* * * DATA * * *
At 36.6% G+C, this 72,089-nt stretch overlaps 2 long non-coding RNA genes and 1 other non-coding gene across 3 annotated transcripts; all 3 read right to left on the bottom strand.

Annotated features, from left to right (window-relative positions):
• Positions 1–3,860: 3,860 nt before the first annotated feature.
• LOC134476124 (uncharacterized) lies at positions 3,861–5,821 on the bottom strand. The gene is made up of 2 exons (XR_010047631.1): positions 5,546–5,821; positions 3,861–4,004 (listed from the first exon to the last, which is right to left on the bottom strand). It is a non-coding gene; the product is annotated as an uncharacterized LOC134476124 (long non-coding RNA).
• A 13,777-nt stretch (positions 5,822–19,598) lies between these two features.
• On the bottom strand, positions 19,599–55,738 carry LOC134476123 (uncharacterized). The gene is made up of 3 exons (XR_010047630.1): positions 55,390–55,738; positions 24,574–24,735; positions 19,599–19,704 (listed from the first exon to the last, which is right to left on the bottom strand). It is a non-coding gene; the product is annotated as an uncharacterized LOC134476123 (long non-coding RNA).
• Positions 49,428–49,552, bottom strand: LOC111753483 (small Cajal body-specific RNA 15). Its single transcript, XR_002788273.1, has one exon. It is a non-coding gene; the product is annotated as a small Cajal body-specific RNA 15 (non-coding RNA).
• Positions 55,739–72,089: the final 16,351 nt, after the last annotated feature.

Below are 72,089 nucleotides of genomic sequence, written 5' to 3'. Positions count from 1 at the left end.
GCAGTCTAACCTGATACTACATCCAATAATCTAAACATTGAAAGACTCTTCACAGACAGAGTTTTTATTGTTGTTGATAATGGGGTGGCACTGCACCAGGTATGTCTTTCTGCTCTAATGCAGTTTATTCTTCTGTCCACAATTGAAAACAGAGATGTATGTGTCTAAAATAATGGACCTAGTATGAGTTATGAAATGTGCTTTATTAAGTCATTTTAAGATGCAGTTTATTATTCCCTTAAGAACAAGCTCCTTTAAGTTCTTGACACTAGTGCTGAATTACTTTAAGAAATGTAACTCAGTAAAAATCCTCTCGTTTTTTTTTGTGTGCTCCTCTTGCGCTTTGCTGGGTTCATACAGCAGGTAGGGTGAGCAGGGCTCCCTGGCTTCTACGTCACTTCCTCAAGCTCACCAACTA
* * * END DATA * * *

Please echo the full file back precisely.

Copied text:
At 36.6% G+C, this 72,089-nt stretch overlaps 2 long non-coding RNA genes and 1 other non-coding gene across 3 annotated transcripts; all 3 read right to left on the bottom strand.

Annotated features, from left to right (window-relative positions):
• Positions 1–3,860: 3,860 nt before the first annotated feature.
• LOC134476124 (uncharacterized) lies at positions 3,861–5,821 on the bottom strand. The gene is made up of 2 exons (XR_010047631.1): positions 5,546–5,821; positions 3,861–4,004 (listed from the first exon to the last, which is right to left on the bottom strand). It is a non-coding gene; the product is annotated as an uncharacterized LOC134476124 (long non-coding RNA).
• A 13,777-nt stretch (positions 5,822–19,598) lies between these two features.
• On the bottom strand, positions 19,599–55,738 carry LOC134476123 (uncharacterized). The gene is made up of 3 exons (XR_010047630.1): positions 55,390–55,738; positions 24,574–24,735; positions 19,599–19,704 (listed from the first exon to the last, which is right to left on the bottom strand). It is a non-coding gene; the product is annotated as an uncharacterized LOC134476123 (long non-coding RNA).
• Positions 49,428–49,552, bottom strand: LOC111753483 (small Cajal body-specific RNA 15). Its single transcript, XR_002788273.1, has one exon. It is a non-coding gene; the product is annotated as a small Cajal body-specific RNA 15 (non-coding RNA).
• Positions 55,739–72,089: the final 16,351 nt, after the last annotated feature.

Below are 72,089 nucleotides of genomic sequence, written 5' to 3'. Positions count from 1 at the left end.
GCAGTCTAACCTGATACTACATCCAATAATCTAAACATTGAAAGACTCTTCACAGACAGAGTTTTTATTGTTGTTGATAATGGGGTGGCACTGCACCAGGTATGTCTTTCTGCTCTAATGCAGTTTATTCTTCTGTCCACAATTGAAAACAGAGATGTATGTGTCTAAAATAATGGACCTAGTATGAGTTATGAAATGTGCTTTATTAAGTCATTTTAAGATGCAGTTTATTATTCCCTTAAGAACAAGCTCCTTTAAGTTCTTGACACTAGTGCTGAATTACTTTAAGAAATGTAACTCAGTAAAAATCCTCTCGTTTTTTTTTGTGTGCTCCTCTTGCGCTTTGCTGGGTTCATACAGCAGGTAGGGTGAGCAGGGCTCCCTGGCTTCTACGTCACTTCCTCAAGCTCACCAACTA